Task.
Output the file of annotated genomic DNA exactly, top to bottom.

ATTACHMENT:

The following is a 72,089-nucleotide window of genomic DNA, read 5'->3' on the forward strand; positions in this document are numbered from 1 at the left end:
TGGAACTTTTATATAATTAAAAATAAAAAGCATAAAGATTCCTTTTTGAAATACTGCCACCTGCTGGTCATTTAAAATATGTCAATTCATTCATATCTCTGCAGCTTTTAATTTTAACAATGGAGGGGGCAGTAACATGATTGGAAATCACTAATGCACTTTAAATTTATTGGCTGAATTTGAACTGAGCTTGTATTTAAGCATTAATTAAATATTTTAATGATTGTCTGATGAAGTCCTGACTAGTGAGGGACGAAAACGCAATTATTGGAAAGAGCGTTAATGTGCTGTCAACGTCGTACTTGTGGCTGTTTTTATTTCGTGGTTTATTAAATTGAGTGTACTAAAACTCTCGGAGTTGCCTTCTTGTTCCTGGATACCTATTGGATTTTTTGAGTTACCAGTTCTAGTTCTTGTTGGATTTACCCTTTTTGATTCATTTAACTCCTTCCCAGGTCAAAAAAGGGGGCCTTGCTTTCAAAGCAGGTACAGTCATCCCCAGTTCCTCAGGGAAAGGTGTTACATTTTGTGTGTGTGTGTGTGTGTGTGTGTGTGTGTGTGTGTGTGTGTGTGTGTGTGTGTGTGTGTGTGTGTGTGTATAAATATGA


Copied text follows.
The following is a 72,089-nucleotide window of genomic DNA, read 5'->3' on the forward strand; positions in this document are numbered from 1 at the left end:
TGGAACTTTTATATAATTAAAAATAAAAAGCATAAAGATTCCTTTTTGAAATACTGCCACCTGCTGGTCATTTAAAATATGTCAATTCATTCATATCTCTGCAGCTTTTAATTTTAACAATGGAGGGGGCAGTAACATGATTGGAAATCACTAATGCACTTTAAATTTATTGGCTGAATTTGAACTGAGCTTGTATTTAAGCATTAATTAAATATTTTAATGATTGTCTGATGAAGTCCTGACTAGTGAGGGACGAAAACGCAATTATTGGAAAGAGCGTTAATGTGCTGTCAACGTCGTACTTGTGGCTGTTTTTATTTCGTGGTTTATTAAATTGAGTGTACTAAAACTCTCGGAGTTGCCTTCTTGTTCCTGGATACCTATTGGATTTTTTGAGTTACCAGTTCTAGTTCTTGTTGGATTTACCCTTTTTGATTCATTTAACTCCTTCCCAGGTCAAAAAAGGGGGCCTTGCTTTCAAAGCAGGTACAGTCATCCCCAGTTCCTCAGGGAAAGGTGTTACATTTTGTGTGTGTGTGTGTGTGTGTGTGTGTGTGTGTGTGTGTGTGTGTGTGTGTGTGTGTGTGTGTGTGTGTGTATAAATATGA